Thurman Speaks About Coaching

I use to be a jock and was a decent basketball and baseball player. I find coaching fun and I have coached youth sports.

My favorite coach is Bob Knight at the University of Indiana. My favorite college team has always been U.C.L.A. When I was a senior in high school, I talked with John Wooden on phone and almost fainted.

A good coach has a style they like to play, but they make adjustments when their current set of players can't play that style. I'm like that when it comes to conducting my courses: I have a game plan and am prepared to implement it, but if things aren't going to plan, then we can switch gears. We can either speed up or down; however, I tend to prefer slower. It is a more efficient investment of time if the material is learned on our first try. When it comes to establishing the fundamentals, quality is more important than quantity.

Learning computing is a building block process. We learn a topic and then build on it. At this time, we are establishing a foundation that needs to support years of future learning. Bobby Knight has good teams because they are fundamentally sound. To be a good computer person, we must master the basics.

Excelling at a sport requires practice, practice, and more practice. The is true in computing. The only way we can learn to be a programmer is to write programs. We practice programming by writing programs.

Coaching is a continuous learning experience (you must learn about your players, opponents, rule changes, changing styles, and so forth). Computing requires us to be continually learning. One thing that makes computing enjoyable is that you can never stop learning. This never ending learning curve is exhausting and time consuming, but it is rewarding in numerous ways (ask me to enumerate these ways and I will).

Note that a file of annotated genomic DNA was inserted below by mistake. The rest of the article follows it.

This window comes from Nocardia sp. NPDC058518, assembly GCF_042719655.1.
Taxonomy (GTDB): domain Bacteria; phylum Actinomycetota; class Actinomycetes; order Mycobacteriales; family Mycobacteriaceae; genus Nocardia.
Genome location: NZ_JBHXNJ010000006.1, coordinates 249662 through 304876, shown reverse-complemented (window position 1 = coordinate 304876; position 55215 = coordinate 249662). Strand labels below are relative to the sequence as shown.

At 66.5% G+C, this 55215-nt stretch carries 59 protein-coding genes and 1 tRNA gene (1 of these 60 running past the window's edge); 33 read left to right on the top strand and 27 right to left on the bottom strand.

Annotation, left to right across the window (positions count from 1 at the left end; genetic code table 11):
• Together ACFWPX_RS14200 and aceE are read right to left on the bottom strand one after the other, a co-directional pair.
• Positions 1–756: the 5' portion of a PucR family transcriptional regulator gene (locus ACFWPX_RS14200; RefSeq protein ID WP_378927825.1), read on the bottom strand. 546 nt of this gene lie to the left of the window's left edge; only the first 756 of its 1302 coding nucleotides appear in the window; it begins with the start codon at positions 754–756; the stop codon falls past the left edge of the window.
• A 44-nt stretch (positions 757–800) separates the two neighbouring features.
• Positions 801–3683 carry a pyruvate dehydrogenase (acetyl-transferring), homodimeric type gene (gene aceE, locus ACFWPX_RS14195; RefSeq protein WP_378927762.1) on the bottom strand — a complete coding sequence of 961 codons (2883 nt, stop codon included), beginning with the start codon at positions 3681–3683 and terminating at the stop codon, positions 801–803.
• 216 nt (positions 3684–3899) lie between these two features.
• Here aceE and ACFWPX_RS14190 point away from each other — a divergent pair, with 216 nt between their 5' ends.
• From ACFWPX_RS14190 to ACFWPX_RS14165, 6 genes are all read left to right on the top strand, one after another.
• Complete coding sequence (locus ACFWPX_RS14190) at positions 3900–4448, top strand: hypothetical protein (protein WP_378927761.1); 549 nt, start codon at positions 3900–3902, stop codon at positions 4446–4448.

Participating in sports helps keep you young: both physically and mentally. I think computing is also a great way to keep young (at least mentally -- you have to be careful when it comes to remaining physically fit). I turn 42 this week (28 May 1999) and I feel professionally young given the explosion of the Internet; the revival of Unix; the Open Source revolution; and, seeing AT&T's stock (NYSE: T) become a Wall Street favorite [AT&T is the Company where Unix, C, C++ were invented.]

Oops, I stray. If you say Unix and/or C, then I stray. Speaking of Unix, it has been a pleasure to expose so many students to this operating system. I owe everything I have to my knowledge of Unix (but I am not a Unix GURU). Checkout the homepage for Bell Labs Computing Sciences Research Center at Lucent Technologies (NYSE: LU).

Many of those who invented Unix, C and C++ have created a new operating system called Plan 9.

Speaking of C: great language. Learn C and you have made progress towards learning C++, Java, JavaScript, perl, and so on. My favorite programmer east of the Mississippi is the father of C -- Dennis Ritchie.

Author: G.D.Thurman [gthurman@gmail.com]
Created: May, 1999
Recent Edits: Fixed some grammar errors. Fixed broken hyperlink for John Wooden.